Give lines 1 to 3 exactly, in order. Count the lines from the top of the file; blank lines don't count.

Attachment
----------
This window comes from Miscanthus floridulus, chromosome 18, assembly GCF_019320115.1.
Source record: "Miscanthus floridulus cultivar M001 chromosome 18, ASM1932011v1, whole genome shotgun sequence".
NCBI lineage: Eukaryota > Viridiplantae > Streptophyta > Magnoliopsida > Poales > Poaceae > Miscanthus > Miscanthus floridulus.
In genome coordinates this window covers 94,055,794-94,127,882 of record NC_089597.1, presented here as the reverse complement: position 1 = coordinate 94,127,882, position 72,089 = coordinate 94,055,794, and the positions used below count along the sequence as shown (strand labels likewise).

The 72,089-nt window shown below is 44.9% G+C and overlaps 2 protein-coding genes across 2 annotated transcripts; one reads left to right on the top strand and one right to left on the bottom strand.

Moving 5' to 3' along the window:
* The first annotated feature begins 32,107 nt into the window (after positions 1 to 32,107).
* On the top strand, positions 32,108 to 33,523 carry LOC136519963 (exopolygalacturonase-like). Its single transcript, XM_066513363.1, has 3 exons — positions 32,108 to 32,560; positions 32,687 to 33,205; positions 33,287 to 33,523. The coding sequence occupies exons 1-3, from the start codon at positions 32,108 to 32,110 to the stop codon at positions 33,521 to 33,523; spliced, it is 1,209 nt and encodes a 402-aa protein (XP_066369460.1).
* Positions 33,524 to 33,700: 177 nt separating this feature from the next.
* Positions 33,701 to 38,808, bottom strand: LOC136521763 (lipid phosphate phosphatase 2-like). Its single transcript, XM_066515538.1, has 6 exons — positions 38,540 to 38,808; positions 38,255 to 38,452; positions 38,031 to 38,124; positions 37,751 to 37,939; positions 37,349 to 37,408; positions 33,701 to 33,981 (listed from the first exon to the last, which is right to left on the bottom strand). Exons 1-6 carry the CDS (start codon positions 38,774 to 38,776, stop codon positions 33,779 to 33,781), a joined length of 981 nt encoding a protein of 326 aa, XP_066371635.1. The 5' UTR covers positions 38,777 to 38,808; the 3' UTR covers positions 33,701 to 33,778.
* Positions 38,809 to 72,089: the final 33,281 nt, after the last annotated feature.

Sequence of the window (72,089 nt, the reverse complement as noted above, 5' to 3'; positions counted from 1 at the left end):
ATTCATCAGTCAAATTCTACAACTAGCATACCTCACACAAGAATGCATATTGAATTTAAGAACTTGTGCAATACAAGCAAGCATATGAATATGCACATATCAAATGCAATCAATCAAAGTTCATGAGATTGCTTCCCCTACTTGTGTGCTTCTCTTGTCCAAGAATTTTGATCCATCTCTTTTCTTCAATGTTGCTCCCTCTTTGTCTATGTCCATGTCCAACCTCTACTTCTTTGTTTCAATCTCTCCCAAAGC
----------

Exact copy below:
This window comes from Miscanthus floridulus, chromosome 18, assembly GCF_019320115.1.
Source record: "Miscanthus floridulus cultivar M001 chromosome 18, ASM1932011v1, whole genome shotgun sequence".
NCBI lineage: Eukaryota > Viridiplantae > Streptophyta > Magnoliopsida > Poales > Poaceae > Miscanthus > Miscanthus floridulus.